"I have had a lot of CAT scans of my brain and they've told me I have areas that are black now. They're no longer lit up with neurological pathways. When I was recovering my daughter said, 'Mum, it's like your a kid again, you don't remember what you like or what you want'. I had to recreate myself and there are certain parts of my memory I will never recover.

"It's something I have to live with for the rest of my life. All because I picked up a little glass pipe that you smoke and thought, oh this can't be that bad? And that's on a lack of education," she said.

Crystal methamphetamine (ice) use in Australia.

As Andrea knows all too well, ice doesn't discriminate. Lawyers, CEOs, police officers, teachers, teenagers, stay-at-home mums - people from all walks of life have fallen prey to this drug.

It's not called ice on the street. It's called things like 'rock', 'tina', 'strawberry quick' or 'fire' and it comes in all different colours and forms. 

As Andrea explains, "people often don't even realise what they're embarking on. I didn't. I had no idea of the compound or mixture of what I was putting in my body and what it was about to do to my life."

The 2019 National Drug Strategy Household Survey found that 5.8 per cent or 1.2 million Australians over the age of 14 have used methamphetamine (including ice, speed or base), and 1.3 per cent reported recent use (in the past 12 months).

The study suggested that it was difficult to determine whether methamphetamine use had increased in recent years, but according to Andrea, who now runs Australian Anti-Ice Campaign (AAIC), "the problem is not going away it's increasing, and we're heading for a unique catastrophe."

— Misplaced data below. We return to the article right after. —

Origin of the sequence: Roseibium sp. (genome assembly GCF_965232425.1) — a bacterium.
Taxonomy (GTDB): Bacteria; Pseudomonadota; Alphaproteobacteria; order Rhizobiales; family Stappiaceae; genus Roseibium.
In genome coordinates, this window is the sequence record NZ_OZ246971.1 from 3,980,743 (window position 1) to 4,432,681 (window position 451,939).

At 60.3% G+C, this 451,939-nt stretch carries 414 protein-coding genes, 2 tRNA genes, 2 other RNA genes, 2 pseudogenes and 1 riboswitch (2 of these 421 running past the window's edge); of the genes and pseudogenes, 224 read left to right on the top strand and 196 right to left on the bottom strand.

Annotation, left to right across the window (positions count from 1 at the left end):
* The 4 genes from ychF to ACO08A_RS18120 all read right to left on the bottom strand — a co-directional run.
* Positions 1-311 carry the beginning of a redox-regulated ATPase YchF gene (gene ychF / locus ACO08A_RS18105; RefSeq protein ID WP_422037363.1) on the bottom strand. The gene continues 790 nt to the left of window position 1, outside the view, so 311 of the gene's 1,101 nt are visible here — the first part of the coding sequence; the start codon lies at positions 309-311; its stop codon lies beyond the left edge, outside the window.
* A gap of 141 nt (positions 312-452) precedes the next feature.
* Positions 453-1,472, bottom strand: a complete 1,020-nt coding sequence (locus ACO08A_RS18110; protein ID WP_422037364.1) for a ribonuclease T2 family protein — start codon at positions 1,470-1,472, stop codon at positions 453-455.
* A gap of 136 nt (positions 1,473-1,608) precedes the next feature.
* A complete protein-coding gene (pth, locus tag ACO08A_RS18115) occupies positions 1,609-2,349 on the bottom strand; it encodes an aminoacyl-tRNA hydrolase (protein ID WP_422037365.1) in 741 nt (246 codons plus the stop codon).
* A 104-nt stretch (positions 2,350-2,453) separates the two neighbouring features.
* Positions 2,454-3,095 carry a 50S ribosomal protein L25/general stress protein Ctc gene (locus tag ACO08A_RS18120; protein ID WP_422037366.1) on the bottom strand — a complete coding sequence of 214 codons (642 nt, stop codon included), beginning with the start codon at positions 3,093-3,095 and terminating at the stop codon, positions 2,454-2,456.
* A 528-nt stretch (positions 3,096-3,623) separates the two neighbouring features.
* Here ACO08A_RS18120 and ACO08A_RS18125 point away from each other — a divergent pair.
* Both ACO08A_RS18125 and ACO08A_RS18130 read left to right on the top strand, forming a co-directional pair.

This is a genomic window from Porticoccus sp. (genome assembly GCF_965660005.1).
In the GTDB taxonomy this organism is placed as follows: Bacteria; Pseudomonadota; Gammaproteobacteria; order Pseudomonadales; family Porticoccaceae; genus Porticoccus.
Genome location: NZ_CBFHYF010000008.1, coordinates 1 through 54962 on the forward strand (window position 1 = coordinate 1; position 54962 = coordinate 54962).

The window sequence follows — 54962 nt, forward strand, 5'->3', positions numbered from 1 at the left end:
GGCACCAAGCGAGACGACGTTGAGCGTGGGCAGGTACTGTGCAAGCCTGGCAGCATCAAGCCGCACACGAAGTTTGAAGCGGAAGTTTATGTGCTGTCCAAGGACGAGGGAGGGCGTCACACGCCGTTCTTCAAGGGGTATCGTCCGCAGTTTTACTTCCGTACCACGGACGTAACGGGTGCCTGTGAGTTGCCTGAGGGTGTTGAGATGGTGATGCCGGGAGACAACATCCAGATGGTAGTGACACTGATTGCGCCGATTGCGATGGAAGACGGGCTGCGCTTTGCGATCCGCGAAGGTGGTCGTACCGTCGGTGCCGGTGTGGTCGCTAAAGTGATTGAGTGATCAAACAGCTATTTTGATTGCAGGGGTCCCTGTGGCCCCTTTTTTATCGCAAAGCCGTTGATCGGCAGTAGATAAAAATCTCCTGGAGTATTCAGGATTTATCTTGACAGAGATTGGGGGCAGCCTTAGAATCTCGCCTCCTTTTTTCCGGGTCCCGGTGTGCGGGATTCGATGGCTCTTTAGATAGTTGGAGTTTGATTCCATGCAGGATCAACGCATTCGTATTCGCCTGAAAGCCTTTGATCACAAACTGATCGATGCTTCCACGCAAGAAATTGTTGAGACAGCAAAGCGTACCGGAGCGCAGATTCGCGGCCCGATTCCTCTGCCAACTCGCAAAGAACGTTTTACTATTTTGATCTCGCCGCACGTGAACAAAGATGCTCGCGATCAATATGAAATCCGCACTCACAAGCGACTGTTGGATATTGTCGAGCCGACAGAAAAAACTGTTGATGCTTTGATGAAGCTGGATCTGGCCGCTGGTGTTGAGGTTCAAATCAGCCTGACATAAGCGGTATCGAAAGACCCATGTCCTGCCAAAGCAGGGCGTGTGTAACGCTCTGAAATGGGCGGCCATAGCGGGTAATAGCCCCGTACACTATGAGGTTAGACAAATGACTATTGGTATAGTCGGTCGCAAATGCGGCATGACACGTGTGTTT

The Australian Criminal Intelligence Commission's 2020 National Wastewater Drug Monitoring Program, shows that methamphetamine remains the most consumed illicit drug in Australia, and while usage decreased over the past year in city areas, it increased in regional areas exponentially.

One of the reasons ice is so hard to kick as an addiction is because, as Andrea explained to Mamamia, it takes 12-18 months for the brain to repair itself from the damage of ice enough to balance the chemicals in your brain. 

"But a lot of people relapse before that because they're still confused, depressed and suicidal. That's why it's so hard, and the majority of people don't come off it," she said. "It's the hardest thing I've ever done in my life."

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Andrea has been clean for eight years, and now she helps other addicts. Image: Andrea Simmons.

Andrea started AAIC in the first year of her recovery, and has since grown the not-for-profit to 104 volunteers working out of every state and territory in the country. 

They, like Andrea, know the effects of ice firsthand and work to help those still in the depths of addiction.

"I am not proud of the person I became, but I can't change that. I have devoted my life for the last seven-eight years in recovery to making AAIC to help people out of that space and get in front of youth and explain the dangers of this drug. Just this month we've put nine people in rehab off the streets on the Gold Coast alone. We know we get results, because we know what these people are going through," she said.

Andrea isn't wealthy anymore. Far from it. She props up AAIC with grants, and donations and whatever funding she can scramble. She often muses at the "sliding doors moment" that saw her old acting colleague Margot Robbie fly to Hollywood and international fame, while she went to Melbourne and became a drug addict. 

But none of that stuff matters anymore.

"My ex husband now owns a Ferrari and a penthouse and here I am. I blew everything. But you know what, I am a different person and I have a different purpose for living which is based on love and not self anymore. I just love my life now and I am so grateful to have been given a second chance," she told Mamamia.

If you'd like to find out more, or support Australian Anti-Ice Campaign, you can find the details here, or call 1800 NO TO ICE. For family support advice call 0481844555.

If you think you’re struggling with addiction, please contact your general practitioner and/or the alternative helplines below. 

For alcohol or drug support: 1800 250 015 or counsellingonline.org.au.

For crisis support: Lifeline 13 11 14 or lifeline.org.au.

Feature image: Andrea Simmons.